Reflections of Eminent Economists

Reflections of Eminent Economists

Edited by Michael Szenberg and Lall Ramrattan

In this collection of autobiographical essays, 26 prominent scholars detail their professional development, while offering insight into their lives and philosophies. With candor and humor they relate how they came to the field of economics, as well as how their views have evolved over the years.

Chapter 17: Trains of Thought

Harry M. Markowitz

Subjects: economics and finance, economic psychology, history of economic thought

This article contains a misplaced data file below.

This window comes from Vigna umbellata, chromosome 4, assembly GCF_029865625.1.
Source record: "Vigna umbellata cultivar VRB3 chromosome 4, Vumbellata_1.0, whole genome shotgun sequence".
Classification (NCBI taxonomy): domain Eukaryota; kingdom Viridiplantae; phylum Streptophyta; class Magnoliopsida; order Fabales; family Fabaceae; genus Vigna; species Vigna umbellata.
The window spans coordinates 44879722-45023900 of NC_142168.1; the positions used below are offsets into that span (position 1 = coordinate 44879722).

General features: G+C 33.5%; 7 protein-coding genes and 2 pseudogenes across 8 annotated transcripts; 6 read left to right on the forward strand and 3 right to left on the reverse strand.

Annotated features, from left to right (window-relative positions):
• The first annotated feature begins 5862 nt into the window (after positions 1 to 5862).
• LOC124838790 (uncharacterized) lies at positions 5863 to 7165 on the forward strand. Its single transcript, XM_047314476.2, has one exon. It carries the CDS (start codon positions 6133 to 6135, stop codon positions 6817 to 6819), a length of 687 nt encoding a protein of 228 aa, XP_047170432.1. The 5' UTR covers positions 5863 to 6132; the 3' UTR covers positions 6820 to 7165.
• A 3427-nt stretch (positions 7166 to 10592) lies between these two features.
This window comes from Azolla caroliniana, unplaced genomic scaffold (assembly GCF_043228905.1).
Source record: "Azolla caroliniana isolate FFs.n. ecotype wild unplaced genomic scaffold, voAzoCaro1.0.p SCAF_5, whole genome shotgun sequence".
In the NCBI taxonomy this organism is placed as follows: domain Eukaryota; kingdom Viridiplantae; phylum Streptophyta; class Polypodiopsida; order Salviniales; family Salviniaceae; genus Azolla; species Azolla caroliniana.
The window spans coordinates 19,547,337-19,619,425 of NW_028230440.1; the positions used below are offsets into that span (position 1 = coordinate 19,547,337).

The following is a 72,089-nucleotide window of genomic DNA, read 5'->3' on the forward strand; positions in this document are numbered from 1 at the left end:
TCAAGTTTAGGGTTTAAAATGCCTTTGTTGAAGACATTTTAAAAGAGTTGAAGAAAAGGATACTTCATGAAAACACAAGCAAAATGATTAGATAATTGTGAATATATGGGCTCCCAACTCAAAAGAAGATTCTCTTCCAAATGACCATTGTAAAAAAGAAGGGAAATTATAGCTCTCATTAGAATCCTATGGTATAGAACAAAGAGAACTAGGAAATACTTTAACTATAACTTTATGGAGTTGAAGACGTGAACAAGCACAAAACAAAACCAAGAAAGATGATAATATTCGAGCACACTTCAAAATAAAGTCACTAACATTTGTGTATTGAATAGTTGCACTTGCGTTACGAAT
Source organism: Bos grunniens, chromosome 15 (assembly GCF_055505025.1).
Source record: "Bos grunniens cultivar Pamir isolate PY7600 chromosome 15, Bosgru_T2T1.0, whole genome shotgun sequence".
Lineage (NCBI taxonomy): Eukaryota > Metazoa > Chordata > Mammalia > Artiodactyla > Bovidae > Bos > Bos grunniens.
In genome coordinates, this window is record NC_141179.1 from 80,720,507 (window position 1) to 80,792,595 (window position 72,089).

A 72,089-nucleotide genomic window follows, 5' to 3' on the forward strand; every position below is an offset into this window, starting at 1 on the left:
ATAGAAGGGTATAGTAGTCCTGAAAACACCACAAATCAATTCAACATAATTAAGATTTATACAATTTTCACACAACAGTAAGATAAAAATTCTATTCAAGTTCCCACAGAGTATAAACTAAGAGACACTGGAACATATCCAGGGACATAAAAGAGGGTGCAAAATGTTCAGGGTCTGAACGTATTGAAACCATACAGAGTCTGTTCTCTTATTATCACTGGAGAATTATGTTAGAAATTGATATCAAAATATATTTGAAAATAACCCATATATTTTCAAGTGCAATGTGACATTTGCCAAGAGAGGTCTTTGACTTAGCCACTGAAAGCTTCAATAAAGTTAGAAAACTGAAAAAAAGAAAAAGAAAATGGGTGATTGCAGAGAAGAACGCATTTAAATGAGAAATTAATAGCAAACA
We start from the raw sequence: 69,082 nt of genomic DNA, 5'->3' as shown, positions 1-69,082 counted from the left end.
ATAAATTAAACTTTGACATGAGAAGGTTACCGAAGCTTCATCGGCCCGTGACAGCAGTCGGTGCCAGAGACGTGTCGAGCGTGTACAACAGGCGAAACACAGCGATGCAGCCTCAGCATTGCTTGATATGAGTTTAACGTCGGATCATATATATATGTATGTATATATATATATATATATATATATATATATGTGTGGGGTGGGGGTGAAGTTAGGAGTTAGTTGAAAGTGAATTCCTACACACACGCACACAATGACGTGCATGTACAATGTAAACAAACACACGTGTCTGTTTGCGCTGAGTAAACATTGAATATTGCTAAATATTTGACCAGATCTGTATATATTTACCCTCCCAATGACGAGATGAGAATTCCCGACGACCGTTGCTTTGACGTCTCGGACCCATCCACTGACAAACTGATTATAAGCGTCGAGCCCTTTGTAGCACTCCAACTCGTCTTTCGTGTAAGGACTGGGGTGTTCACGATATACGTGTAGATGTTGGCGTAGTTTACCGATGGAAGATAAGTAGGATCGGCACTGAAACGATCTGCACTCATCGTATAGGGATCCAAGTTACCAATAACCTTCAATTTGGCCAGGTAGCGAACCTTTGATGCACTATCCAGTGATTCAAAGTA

299 theories, what I would now refer to as models, sometimes mistakenly thought to be inevitable universal laws. Consider the ball once more. What do we mean that it will fall down if I release it? Which way is down if I stand in Australia? Or in space a thousand miles from the earth? The ‘universal truth’ which was observed over and over – as any eighteenth- or nineteenth-century physicist would tell you – is that the ball attracts, and is attracted to, each other object by a force which is proportional to the product of their mass and inversely proportional to the square of their distance. But this universal law of gravity did not hold universally. In particular it failed to accurately explain the path of the planet Mercury. Einstein’s general theory of relativity presents a quite different model of phenomena which the older Newtonian model failed to explain as well as phenomena which the latter has succeeded in explaining. But, as Hume tells us, the fact that the theory of relativity had succeeded in all instances in the past does not prove that it will continue to do so in the future; and, as Einstein himself said, in this case we would have to seek a new theory. For a statement of this view, amply illustrated, see Einstein and Infeld, The Evolution of Physics. Some readers may feel that Hume’s views may be true in principle, but of little applicability to economics or finance. But if the reader has attended...

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